NORTHERN WATERTHRUSH: 2-3 (1), 5-6 (1), 11 (1), 16 (1), 28 (1)
    BLACK-AND-WHITE WARBLER: 6 (3), 20 (1)
    TENNESSEE WARBLER: 4-6, 10
    ORANGE-CROWNED WARBLER: 2 (1)
    NASHVILLE WARBLER: 3 (1), 6, 9-10, 13
    MOURNING WARBLER: 20 (1♀)
    COMMON YELLOWTHROAT: 2 (1♂), 3-13, 15-30
    AMERICAN REDSTART: 2 (1♂), 5 (1♂), 6 (10+), 7, 10-11, 13, 20 (1♀), 22 (2♀), 23 (1♀), 25 (1♀),
                                   26 (2♀), 28-30 (1♀)
    MAGNOLIA WARBLER: 5 (1), 6 (3), 8 (1), 9 (2), 11 (1), 20 (1)
    YELLOW WARBLER: 1 (1), 2 (3+), 3-6, 10-11, 13, 16-17, 21, 27, 30
    BLACKPOLL WARBLER: 5 (1), 6 (3)
    PALM WARBLER: 5 (2), 6 (4), 7 (3)
    YELLOW-RUMPED WARBLER (Myrtle): 1-2, 5-11, 13
    WILSON’S WARBLER: 2 (1♂), 6 (1♂), 7, 11, 19 (1♂)
    EASTERN TOWHEE: 2 (1♂)
    CHIPPING SPARROW: 1-11, 13-31
    CLAY-COLORED SPARROW: 2 (4+)
    FIELD SPARROW: 1 (1), 4 (1), 28 (1)
    LARK SPARROW: 2 (2)
    SONG SPARROW: 1-13, 15-30
    LINCOLN’S SPARROW: 1 (1), 6 (1)
    WHITE-THROATED SPARROW: 2-3, 6-7
    HARRIS’S SPARROW: 2 (9+), 3, 4 (2), 5 (1), 7 (2), 8 (5), 9 (2), 11 (1)
    WHITE-CROWNED SPARROW: 1 (1 BY), 2 (4+), 3, 4 (1), 8 (2), 9-10 (1)
    NORTHERN CARDINAL: 1-11, 13-31
    ROSE-BREASTED GROSBEAK: 5 (1♀), 30 (1♂)
    INDIGO BUNTING: 6 (1), 13, 15, 17, 19, 26-28, 30
    DICKCISSEL: 19 (1), 20-31
    BOBOLINK: 13 (1♂)
    RED-WINGED BLACKBIRD: 1-13, 15-31
    EASTERN MEADOWLARK: 1-11, 13, 16, 18, 21-28, 30
    COMMON GRACKLE: 1-11, 13-31
    BROWN-HEADED COWBIRD: 1-11, 13, 15-31
    ORCHARD ORIOLE: 4 (1♀), 5 (1 1st Spring ♂), 9 (1♂), 10 (1), 13 (1♂), 16-17, 19, 24 (4♂ + 2♀), 25,
                                   27, 30
    BALTIMORE ORIOLE: 1-11, 13, 15-30
    HOUSE FINCH: 1-11, 13-31
    AMERICAN GOLDFINCH: 1-11, 13-31
    HOUSE SPARROW: 1-11, 13-31

MAMMALIAN
    WHITE-TAILED DEER: 2 (10), 4 (3), 6 (3), 9 (3), 11 (2), 15-16 (2), 18 (3), 19 (2 + 1 fawn), 21 (1),
                                   22 (1 + 1 fawn), 24 (1), 28 (1 + 1♂), 29 (1), 30 (2 + 1♂)
    WOODCHUCK: 30 (1)
    FOX SQUIRREL: 1, 4-8, 10-11, 13
    THIRTEEN-LINED GROUND SQUIRREL: 1, 3-11, 13, 15-18, 20-22, 24-25, 29-30
    EASTERN CHIPMUNK: 3-4, 6, 11, 15, 19, 28
    EASTERN COTTONTAIL: 1-2, 4-11, 13-31

REPTILIAN
    EASTERN GARTER SNAKE: 1 (1), 3-4 (1), 20 (1)
    COMMON SNAPPING TURTLE: 6 (1), 16 (1)
    NORTHERN PAINTED TURTLE: 1-4, 6-1, 13, 15-17, 19-30
    RED-EARED SLIDER: 3 91), 5 91), 16 (1)

AMPHIBIAN
    AMERICAN TOAD: 1-4, 16-18, 22, 27
    BLANCHARD’S CRICKET FROG: 1-11, 13, 15-22, 24-30
    EASTERN GRAY TREEFROG: 1-6, 11, 19, 21
    BOREAL CHORUS FROG: 1, 4, 7
    BULLFROG: 1-7, 9-11, 13, 15-17, 19-30
    NORTHERN LEOPARD FROG: 6

LEPIDOPTERA
    BLACK SWALLOWTAIL: 3, 20, 26, 28
    EASTERN TIGER SWALLOWTAIL: 6, 10-11, 13
    CHECKERED WHITE: 29 (1)
    CABBAGE WHITE: 1, 3-6, 10-11, 13, 15, 17, 20-22, 24-27, 31
    ORANGE SULPHUR: 1-11, 13, 15-17, 19-22, 24-30
    Sulphur sp.: 1-4, 6, 8, 10
    EASTERN TAILED BLUE: 9
    SUMMER AZURE: 19-24, 26-30
    AMERICAN SNOUT: 10 (1), 22 (2)
    Fritillary sp.: 26
    PEARL CRESCENT: 1, 3-4, 6, 10, 30
    QUESTIONMARK: 4, 6-7, 9-11, 13, 15-17, 19-24
    GRAY COMMA: 22, 26-28, 30
    MOURNING CLOAK: 1, 3, 4 (4), 6-7, 9, 11, 13, 15-17, 20-22
    PAINTED LADY: 1, 3, 5, 7-11, 13, 15
    RED ADMIRAL: 1-2, 4-9, 11, 13, 15-16, 21-22, 24, 26, 30
    COMMON BUCKEYE: 3-11, 13, 16-17, 20-23, 26-29
    VICEROY: 17
    HACKBERRY EMPEROR: 10
    MONARCH: 1-11, 13, 15-17, 21-23, 26, 28-29
    LEAST SKIPPER: 23, 28

ODONATE
    Spreadwing sp.: 16-17, 22
    BLUE-FRONTED DANCER: 21 (1♀)
    DOUBLE-STRIPED BLUET: 17 (1♂ + 1♀), 21, 28
    FAMILIAR BLUET: 1, 3-4, 13, 16-17, 22-23, 26, 28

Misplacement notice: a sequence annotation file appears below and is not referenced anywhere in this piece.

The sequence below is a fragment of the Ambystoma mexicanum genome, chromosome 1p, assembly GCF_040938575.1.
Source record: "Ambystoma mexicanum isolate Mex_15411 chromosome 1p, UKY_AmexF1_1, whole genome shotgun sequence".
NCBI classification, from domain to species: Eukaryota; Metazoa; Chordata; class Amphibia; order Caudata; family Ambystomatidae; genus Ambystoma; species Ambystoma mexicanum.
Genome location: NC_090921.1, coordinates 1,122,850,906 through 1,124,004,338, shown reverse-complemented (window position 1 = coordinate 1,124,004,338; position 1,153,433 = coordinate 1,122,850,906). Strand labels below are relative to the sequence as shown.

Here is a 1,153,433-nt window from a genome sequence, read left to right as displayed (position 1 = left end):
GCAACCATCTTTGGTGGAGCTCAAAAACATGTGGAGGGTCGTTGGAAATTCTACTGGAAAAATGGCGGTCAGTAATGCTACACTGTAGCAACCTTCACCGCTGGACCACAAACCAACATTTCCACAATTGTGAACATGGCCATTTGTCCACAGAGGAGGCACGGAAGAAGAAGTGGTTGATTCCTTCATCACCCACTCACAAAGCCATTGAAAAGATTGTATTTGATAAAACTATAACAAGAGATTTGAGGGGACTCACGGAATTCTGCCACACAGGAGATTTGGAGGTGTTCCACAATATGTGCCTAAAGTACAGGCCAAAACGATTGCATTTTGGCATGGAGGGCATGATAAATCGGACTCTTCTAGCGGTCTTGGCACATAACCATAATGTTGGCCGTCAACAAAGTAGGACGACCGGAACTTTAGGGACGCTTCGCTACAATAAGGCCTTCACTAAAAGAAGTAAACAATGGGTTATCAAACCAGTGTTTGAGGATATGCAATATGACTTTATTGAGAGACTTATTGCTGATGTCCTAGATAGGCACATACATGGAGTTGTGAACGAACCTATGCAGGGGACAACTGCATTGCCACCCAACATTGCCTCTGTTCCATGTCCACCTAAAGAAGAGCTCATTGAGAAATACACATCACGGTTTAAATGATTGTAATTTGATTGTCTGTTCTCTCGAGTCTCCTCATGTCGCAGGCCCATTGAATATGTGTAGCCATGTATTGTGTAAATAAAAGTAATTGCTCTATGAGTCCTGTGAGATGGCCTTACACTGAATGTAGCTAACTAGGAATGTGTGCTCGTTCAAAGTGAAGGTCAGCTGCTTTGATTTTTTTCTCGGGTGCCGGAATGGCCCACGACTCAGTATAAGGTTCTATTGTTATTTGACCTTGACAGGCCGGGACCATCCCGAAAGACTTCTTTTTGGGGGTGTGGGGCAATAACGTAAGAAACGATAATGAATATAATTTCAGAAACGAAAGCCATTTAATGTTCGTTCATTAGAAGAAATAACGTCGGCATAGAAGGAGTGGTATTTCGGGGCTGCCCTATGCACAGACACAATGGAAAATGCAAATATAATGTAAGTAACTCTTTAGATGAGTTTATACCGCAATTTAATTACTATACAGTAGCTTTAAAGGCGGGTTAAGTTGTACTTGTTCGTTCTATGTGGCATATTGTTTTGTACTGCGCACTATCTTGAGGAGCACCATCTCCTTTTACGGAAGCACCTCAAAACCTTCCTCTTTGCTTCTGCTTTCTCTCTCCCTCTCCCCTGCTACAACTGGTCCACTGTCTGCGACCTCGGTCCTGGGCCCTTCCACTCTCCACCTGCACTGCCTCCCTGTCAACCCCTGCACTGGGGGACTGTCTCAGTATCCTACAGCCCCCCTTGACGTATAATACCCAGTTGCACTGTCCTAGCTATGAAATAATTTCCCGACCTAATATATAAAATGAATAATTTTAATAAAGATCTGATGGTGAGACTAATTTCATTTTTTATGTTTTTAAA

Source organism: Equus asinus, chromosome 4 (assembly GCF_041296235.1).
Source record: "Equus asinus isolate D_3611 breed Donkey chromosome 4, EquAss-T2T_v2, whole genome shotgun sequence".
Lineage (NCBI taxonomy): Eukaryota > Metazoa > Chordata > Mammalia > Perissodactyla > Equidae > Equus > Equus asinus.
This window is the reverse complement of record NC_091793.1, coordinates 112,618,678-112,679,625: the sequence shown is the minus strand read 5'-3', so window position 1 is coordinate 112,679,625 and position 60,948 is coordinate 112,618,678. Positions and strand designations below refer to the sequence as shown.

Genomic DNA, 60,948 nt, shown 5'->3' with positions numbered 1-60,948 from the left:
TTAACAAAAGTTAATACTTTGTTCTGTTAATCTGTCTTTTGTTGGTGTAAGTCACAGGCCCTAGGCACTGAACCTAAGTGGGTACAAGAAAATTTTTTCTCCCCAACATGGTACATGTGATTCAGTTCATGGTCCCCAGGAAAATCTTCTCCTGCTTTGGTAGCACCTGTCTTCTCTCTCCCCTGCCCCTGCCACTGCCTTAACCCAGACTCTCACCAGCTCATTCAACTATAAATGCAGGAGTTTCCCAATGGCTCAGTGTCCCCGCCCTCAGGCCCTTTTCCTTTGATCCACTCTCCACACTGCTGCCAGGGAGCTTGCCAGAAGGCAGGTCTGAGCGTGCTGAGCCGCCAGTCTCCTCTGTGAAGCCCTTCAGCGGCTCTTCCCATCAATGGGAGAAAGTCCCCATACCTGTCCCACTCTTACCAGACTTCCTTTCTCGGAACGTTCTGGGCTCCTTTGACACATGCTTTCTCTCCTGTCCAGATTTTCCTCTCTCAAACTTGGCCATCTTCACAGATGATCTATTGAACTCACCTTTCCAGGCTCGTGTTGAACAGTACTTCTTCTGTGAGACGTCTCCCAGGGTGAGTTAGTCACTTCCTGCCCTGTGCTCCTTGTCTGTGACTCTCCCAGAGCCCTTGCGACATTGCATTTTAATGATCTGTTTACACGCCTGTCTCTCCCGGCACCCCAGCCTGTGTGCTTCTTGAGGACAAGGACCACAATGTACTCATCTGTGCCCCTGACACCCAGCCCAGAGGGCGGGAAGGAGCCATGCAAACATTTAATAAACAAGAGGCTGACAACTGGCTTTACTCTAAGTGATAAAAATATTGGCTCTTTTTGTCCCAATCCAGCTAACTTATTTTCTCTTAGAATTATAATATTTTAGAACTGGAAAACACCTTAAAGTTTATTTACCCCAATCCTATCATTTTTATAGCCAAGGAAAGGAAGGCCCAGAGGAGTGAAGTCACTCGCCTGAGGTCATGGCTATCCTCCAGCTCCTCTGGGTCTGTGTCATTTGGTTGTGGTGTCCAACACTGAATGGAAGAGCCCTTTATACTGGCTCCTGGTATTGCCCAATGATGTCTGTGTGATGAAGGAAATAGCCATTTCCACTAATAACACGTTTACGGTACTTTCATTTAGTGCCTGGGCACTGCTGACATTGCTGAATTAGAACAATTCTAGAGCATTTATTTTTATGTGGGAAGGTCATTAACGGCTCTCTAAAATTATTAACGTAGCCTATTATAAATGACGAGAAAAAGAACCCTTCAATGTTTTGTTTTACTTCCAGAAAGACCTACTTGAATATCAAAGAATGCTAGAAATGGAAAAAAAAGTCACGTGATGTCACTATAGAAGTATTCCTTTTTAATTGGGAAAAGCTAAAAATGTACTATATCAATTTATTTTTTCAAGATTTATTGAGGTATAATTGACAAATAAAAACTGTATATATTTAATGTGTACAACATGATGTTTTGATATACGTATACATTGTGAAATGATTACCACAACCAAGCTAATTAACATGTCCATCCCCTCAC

ORANGE BLUET: 17
    SLENDER BLUET: 11, 13, 16-17, 20
    EASTERN FORKTAIL: 1, 3, 7, 10-11, 13, 15-17, 19-24, 26-30
    COMMON GREEN DARNER: 1-6, 10-11, 13, 15-17, 19-21, 23, 26-28
    COMMON BASKETTAIL: 16-17, 20-23, 26-30
    EASTERN PONDHAWK: 17, 20, 22-23, 27
    DOT-TAILED WHITEFACE: 17
    COMMON WHITETAIL: 11, 16-17, 21-23, 26-30
    TWELVE-SPOTTED SKIMMER: 11, 15-17, 20-23, 26-28, 30
    BLUE DASHER: 27
    VARIEGATED MEADOWHAWK: 1, 3, 5, 16, 19, 21
    BLACK SADDLEBAGS: 21, 23, 26-30
    RED SADDLEBAGS: 23 (1), 26-28


Wolf


Wolfgang Oesterreich
Ames

Sunday, June 3, 2012

June 2, 2012: Erv's Field Notes #39



Fawn in the brush, 6/2/12 (Erv Klaas)

Saturday, June 2, 2012. 1-3 pm. Partly Cloudy, calm, temperature 72 degrees F.

I went to the park today specifically to pull musk thistle. I worked in the area north of the shelter westward and along the ridge. Although there were no dense patches, individual plants covered a large area. Because of the nice rain that fell Thursday, the thistles were easy to pull. I wore heavy gloves, of course. They were also easy to see; most were taller than the other vegetation. I worked my way to the west side of Jensen's Pond and then headed back. I left the trail and planned on passing to the west of the old wooded fence row that runs east-west. As I approached the trees on the west end of the fence row I saw a small fawn walking through the grass. The fawn still had its spots and probably was no more than a week old. I stopped and watched it disappear into a large depression. I took my camera from my bag and walked slowly towards the area that I last saw the fawn. When I got about 25 feet away, a doe jumped up and ran south. I took a few more steps and saw the fawn laying in the grass. It raised its head and looked at me as I took a picture but the vegetation blocked most of its body. I took a few more steps, hoping to get an unobstructed view, but the fawn bolted and ran in the direction that the doe took.

I took the path along the shoreline of the north lake watching for damselflies and was rewarded with my first sighting this year of a male Powdered Dance on the rocks next to the water. It was a good day all around.

Erv Klaas

Saturday, June 2, 2012

June 1, 2012: Erv's Field Notes #38


Thursday, May 31, 2012. Raining. Temperature 51 degrees F. The interpretive program on invasive
species was washed out. It is rescheduled for Thursday, June 28, 5:30 pm.

Several people showed up at the park and were disappointed. However, it would have been very wet and messy to get out into the vegetation to study the plants. Hopefully, the weather will cooperate next time. Musk thistle is showing up in several places and its control will not wait. You can find images by googling the name on a search engine.

Erv Klaas